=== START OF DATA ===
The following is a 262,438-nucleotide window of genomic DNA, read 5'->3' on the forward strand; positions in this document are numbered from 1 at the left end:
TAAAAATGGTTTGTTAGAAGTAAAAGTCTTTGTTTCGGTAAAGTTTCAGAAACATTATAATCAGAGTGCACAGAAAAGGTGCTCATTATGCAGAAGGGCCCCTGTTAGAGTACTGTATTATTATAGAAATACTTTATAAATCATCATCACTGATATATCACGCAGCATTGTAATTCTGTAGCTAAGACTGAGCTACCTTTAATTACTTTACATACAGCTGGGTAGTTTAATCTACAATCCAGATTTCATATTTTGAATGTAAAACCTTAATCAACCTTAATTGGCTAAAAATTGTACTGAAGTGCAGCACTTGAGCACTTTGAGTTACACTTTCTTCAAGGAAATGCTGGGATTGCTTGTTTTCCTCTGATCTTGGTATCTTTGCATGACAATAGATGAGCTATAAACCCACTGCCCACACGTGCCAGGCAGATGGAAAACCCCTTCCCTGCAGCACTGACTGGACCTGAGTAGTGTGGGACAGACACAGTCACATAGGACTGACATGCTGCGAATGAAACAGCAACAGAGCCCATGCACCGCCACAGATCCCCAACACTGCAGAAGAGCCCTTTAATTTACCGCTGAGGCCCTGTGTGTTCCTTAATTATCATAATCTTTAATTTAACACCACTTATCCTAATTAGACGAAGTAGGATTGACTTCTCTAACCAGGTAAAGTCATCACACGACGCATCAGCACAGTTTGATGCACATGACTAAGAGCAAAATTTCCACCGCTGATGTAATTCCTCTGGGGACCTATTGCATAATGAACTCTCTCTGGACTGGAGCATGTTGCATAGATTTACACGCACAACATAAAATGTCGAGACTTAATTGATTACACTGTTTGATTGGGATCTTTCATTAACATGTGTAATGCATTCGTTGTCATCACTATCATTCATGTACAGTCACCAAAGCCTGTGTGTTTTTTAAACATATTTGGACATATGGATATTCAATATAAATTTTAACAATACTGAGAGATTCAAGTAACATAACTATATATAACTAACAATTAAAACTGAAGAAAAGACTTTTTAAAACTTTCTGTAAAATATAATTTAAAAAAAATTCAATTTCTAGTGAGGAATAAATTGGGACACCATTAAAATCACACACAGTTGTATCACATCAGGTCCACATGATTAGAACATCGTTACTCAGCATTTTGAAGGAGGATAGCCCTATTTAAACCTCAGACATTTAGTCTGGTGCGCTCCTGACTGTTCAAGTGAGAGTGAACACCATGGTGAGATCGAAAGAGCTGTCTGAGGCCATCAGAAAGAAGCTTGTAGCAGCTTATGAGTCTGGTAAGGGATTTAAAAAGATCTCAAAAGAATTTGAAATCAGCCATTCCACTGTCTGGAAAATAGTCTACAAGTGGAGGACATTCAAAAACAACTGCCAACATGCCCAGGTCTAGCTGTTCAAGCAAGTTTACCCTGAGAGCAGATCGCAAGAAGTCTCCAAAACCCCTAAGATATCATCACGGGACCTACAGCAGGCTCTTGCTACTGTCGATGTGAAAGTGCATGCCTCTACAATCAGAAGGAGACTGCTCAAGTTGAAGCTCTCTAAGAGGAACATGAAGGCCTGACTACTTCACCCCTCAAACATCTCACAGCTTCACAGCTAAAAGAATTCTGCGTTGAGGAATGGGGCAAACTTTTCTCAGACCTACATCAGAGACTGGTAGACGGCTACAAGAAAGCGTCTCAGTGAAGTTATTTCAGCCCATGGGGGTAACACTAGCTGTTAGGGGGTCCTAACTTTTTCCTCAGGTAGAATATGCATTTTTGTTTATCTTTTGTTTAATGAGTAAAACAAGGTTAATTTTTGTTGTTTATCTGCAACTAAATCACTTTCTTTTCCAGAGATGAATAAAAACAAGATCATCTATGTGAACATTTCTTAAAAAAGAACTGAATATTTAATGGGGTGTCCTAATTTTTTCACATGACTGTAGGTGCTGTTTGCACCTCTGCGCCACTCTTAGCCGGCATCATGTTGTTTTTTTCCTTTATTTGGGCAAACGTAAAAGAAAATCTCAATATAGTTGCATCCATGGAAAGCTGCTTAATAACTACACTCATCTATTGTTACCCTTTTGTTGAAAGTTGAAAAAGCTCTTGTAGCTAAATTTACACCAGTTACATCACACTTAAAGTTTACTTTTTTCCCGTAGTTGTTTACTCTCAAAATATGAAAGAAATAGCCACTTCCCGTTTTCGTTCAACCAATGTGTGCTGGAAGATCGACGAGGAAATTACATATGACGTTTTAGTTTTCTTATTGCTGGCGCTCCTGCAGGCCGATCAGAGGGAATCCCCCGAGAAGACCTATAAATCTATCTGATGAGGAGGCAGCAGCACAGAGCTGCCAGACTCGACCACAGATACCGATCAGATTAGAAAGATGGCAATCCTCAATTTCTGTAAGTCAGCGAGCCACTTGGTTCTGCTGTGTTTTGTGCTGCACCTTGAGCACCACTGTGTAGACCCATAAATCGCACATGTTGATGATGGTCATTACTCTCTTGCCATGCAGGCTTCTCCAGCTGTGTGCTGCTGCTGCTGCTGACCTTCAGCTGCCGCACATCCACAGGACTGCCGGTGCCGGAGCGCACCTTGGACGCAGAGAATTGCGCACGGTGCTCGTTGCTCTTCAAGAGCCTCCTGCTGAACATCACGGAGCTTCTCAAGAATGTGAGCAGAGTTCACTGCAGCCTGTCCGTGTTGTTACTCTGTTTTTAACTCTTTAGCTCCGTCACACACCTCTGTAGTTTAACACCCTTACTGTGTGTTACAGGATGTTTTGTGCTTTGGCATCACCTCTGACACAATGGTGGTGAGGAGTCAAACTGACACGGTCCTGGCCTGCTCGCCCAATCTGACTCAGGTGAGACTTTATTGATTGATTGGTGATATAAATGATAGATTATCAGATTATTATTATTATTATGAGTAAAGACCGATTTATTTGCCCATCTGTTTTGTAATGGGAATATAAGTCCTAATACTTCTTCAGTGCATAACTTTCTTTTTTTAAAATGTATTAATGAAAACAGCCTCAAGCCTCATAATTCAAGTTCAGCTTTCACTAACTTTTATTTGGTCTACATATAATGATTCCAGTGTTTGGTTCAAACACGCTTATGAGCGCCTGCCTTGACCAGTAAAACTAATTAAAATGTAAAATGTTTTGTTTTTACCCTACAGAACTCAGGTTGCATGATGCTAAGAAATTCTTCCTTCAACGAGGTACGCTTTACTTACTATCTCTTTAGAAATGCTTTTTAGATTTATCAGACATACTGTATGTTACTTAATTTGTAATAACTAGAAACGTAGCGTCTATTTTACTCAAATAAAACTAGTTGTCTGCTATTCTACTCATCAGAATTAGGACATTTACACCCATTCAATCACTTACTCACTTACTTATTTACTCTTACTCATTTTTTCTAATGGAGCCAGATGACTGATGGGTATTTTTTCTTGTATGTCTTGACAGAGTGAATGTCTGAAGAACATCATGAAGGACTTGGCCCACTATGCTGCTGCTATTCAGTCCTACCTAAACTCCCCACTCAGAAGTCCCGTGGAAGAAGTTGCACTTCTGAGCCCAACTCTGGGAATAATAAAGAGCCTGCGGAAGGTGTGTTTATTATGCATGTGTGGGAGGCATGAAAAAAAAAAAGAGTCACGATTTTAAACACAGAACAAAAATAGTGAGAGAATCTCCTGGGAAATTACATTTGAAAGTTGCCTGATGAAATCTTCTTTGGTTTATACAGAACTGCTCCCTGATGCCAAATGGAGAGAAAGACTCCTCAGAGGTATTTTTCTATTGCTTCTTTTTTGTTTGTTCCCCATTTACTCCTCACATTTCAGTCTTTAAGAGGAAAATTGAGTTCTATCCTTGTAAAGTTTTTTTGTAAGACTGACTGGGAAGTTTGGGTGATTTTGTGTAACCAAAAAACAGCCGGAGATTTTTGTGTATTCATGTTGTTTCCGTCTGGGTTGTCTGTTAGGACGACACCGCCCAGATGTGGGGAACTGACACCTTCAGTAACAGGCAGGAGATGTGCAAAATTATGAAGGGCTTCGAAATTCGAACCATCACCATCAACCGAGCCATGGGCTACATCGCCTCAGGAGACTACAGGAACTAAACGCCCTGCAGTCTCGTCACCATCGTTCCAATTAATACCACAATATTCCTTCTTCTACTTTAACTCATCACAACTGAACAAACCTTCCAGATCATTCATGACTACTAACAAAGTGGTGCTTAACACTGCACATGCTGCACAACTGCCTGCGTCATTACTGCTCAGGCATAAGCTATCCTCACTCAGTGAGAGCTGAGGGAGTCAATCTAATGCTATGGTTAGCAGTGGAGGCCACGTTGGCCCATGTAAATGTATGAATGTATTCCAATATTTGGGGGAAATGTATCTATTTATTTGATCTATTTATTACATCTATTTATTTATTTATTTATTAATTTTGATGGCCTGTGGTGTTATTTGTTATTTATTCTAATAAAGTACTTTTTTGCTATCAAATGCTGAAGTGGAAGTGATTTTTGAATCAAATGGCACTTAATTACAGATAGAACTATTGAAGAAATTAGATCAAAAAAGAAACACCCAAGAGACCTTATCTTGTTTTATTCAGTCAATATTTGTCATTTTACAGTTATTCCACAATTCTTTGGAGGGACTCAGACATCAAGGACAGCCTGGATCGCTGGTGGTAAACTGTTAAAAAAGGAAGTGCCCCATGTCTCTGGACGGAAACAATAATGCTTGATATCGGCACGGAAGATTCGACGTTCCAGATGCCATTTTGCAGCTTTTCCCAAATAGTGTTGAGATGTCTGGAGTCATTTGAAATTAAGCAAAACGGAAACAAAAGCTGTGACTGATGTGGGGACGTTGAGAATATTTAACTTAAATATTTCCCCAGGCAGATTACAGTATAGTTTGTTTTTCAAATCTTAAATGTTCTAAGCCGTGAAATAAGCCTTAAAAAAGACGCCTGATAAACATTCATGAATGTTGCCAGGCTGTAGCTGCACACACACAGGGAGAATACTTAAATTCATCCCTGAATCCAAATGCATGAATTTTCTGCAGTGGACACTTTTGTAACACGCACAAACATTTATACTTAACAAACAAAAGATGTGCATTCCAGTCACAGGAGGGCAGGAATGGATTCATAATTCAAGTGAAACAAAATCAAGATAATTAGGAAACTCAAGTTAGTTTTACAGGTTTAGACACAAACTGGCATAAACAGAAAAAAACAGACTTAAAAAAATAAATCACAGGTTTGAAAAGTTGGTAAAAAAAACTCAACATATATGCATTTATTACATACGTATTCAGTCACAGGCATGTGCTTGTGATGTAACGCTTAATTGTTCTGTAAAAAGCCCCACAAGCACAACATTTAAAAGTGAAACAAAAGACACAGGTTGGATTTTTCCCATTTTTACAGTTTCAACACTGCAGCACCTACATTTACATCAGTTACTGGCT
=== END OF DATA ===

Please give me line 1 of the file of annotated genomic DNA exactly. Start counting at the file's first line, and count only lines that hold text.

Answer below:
The following is a 262,438-nucleotide window of genomic DNA, read 5'->3' on the forward strand; positions in this document are numbered from 1 at the left end: